relations committee, has been
very much appreciated.
We sincerely trust that, we may
continue to receive your support
in our work of assisting boys
to become good citizens. Thank
you again for your continued
interest and support.—S. LI. Williams,   vice-president.
Editor: On behalf of Vancouver — Coast Region, Boy Scouts
of   Canada,  I  take  pleasure  in
In British Columbia $18.3 > million was paid out in death benefits by life insurance companies
during 1963, the Canadian Life
Insurance Officers Association
reports. The corresponding 1962
total was $17.3 million. On 3,-
420 ordinary policies, payments'
this year were $10,892,000 on 1,-
030 industrial policies $313,000;
and on 2,850 group certificates.
$7,132,000. ■   •      '    -  l
25 Serf
26 Paul Anka &
Robt. Goulet
31 Quebec
35 Armadillo
36 Sweet potato
37 Dissolved
38 Be drowsy
39 Washington,
41 Black      >v
cuckoo    '&..
42 Hock
44 Destiny
45 Early Briton
■*   DOWIT
9 Stories
10 Unfair situation (slcr.g)
11 Concerning
(2 words)
12 Remain
13 Bird of prey
21 Cereal
23 Los Angeles
Am. League
•26 Loud noises
27 Nautical
28 Detecting   •'•
device      •>£-
1 Polio serum
2 Okla. Indian
3 A conservative
4 Outdoors   I
(2 words)
5 Montreal's
6 Fencing    £
•sword .■   ■??•
7'23?  -■¥ &Doze ~ ,   %■ x Courtship"
£?!&_   '#   30 -----Zola    37Heroic poem
5?5*er   ,      f 58 Rich fabric ,
33 Eng. coins     61 Bom .       >
34 Blue pencils j
37 Substances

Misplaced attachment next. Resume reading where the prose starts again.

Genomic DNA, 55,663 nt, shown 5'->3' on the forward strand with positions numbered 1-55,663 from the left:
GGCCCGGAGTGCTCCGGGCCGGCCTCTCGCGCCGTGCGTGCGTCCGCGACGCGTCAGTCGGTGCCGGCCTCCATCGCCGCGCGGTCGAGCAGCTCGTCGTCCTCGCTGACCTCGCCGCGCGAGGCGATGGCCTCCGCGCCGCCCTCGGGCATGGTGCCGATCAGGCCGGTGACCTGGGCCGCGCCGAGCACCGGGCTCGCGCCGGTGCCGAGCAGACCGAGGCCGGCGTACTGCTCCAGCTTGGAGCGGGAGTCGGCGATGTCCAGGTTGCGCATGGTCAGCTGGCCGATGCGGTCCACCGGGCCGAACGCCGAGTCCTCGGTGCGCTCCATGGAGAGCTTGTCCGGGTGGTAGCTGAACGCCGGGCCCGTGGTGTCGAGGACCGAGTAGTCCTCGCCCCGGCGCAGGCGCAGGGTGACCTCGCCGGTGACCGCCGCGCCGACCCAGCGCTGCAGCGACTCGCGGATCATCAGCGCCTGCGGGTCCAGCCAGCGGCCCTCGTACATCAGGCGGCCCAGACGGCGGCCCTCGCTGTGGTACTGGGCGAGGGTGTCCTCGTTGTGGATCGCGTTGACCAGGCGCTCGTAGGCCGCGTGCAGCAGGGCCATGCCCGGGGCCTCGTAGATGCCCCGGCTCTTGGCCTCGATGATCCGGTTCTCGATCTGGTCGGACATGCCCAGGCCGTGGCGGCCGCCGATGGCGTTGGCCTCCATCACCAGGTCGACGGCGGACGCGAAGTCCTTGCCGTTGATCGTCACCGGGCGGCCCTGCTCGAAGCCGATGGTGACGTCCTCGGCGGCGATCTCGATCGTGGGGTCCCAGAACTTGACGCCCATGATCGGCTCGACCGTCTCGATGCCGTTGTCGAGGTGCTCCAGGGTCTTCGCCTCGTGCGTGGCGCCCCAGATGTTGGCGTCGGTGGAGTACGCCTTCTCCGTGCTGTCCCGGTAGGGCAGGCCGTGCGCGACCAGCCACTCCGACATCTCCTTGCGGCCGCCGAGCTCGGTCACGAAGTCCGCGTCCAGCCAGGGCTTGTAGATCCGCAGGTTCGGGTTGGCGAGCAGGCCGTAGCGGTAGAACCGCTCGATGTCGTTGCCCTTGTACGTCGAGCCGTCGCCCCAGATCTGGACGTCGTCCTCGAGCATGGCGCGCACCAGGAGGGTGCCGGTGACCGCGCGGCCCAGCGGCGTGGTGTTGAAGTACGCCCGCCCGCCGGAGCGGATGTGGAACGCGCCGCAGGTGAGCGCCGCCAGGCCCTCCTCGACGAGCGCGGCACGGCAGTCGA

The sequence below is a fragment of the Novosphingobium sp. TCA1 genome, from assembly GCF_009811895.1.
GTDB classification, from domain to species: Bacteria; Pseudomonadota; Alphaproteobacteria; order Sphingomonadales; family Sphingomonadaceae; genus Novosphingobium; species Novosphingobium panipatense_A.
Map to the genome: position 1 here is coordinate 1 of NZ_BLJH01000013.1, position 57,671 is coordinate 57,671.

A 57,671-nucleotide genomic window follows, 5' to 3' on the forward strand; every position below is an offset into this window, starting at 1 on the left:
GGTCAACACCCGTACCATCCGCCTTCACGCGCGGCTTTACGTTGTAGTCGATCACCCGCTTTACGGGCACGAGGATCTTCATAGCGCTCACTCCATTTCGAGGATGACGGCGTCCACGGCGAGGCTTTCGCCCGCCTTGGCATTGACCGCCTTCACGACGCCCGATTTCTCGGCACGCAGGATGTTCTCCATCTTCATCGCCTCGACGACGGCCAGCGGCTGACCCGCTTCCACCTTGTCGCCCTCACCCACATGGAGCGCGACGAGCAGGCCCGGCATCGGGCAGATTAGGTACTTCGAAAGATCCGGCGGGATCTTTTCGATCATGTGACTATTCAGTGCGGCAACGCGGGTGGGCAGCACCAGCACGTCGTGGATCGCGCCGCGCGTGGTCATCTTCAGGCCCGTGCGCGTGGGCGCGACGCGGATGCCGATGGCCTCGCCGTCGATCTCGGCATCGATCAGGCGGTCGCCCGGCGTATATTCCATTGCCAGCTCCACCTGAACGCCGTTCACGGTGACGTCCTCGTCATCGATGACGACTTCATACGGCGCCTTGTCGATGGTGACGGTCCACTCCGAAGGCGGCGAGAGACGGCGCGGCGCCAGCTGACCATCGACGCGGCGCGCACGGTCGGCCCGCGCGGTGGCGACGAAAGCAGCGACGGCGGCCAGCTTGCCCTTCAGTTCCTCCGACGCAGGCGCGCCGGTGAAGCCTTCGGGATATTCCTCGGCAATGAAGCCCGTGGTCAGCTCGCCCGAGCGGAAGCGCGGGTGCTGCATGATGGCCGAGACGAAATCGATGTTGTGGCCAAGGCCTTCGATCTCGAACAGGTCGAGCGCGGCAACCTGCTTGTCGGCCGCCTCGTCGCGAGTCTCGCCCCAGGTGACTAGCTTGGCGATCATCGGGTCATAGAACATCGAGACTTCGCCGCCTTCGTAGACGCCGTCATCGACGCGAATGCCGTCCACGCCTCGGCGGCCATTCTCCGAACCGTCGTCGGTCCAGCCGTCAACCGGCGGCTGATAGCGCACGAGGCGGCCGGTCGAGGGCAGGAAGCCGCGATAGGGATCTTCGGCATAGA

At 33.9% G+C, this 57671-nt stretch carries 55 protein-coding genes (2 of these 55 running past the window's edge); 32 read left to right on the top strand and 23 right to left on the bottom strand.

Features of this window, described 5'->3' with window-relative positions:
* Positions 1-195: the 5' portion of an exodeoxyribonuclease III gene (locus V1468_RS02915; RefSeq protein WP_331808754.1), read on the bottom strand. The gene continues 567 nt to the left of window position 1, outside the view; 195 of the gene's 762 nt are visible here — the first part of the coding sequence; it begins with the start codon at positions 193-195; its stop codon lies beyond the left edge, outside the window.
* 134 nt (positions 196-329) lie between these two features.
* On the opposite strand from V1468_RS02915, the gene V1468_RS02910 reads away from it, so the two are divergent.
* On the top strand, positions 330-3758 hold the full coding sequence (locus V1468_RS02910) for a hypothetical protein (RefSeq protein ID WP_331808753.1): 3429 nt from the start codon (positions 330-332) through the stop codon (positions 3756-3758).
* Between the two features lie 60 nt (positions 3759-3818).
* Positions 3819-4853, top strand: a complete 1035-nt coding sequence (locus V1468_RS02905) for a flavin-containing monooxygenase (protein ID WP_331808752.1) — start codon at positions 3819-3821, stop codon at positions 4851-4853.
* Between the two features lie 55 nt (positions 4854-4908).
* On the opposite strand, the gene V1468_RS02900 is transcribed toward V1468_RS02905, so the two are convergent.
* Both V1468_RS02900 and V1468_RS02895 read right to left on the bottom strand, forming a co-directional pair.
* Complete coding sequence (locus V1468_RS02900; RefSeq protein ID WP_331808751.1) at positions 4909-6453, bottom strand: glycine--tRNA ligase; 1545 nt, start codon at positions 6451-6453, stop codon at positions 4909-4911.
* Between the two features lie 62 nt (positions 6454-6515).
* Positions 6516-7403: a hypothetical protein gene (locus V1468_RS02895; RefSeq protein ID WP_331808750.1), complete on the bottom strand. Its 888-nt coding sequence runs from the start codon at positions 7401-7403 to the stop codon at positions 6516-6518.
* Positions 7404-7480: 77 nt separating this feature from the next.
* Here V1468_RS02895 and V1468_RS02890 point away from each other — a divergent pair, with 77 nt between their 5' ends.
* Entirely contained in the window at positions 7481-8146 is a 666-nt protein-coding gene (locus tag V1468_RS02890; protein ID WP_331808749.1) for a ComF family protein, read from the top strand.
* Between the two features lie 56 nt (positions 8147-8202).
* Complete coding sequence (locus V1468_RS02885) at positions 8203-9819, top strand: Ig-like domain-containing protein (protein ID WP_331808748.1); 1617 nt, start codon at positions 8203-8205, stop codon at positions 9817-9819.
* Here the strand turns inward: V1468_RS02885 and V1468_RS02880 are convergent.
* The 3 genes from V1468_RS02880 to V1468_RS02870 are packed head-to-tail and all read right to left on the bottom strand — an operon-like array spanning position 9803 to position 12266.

39 Evergreen'
40 Rocky peak
43 Depart quickJj
45 Fierce feline
47 Withdraw     v
48 Peculiar
person (slang)
50 Stiff
52 College      ..
53 Confederate
.54 Draw
55 Tailless
8 Moslem
Strike 10s, captained by Bobby
Nelson, won.the Pee Wee cham-
'Pionship, nosing out Penny Caldwell's team by a narrow margin.
Ladies League: Mary Flay 729
(273), Betty Laidlaw 266, Jean
Robinson 251.
Pender: Bill Cameron 637, Roy
Fenhr 670 (304), Bert Gooldrup
694,' Dave Pickard 670, Sonny
Scoular 644, Sonny Scoular 638,
Charlie Haufca 627, Carl Reitze
285. ,      ■ • v.'-.;'.-';;-.-. ' ■'.';. -;■'
Peninsula Commercial: Joyce
.Potts 273, '■'.-■ Pelle Poulsen ' 291,
Pearl MacKenze > 250, Sam MacKenzie 294, Dorothy Smith 791,
(303), Chic Mporhouse 751 (295),
Lawrence Crucil 725, Fern Taylor 282, Bronnie Wilson 258; Jack
Wilson 750 (275).      .'
Ladies Matinee' Jean Eldred
730 (293), Vera Fair 282. '
High School:  Jack Goeson 445
(249), Alex Skytte 378 (214), Gail;
■Ritchie '357  (267),  Mary Ritchie
336  (213). :
.-.   Ten Pins: Roger Hocknell 527,
Dave MacDonneU 512 (203), Dick.
Clayton 511, Dick Gray 222. ,
St. Mary's Hospital Society
Sunday, April 12
Doors Open 1 p.m. - Meeting 2 p.m*
-,;     " ■      ■■' .   '„■■' /; -..     "■'     ^ v .   *' '
','■•■_ ...•_■--.•.,' . t J
April 4
NEVENS Radio and TV
■ w mm   W  maw m w ^aw cai pc o. chdmioe1
Parts and Repairs to all Makes
Franchisee! Philips Dealer
Serving your area
Ph. 886-2280
Gibsons, B.C.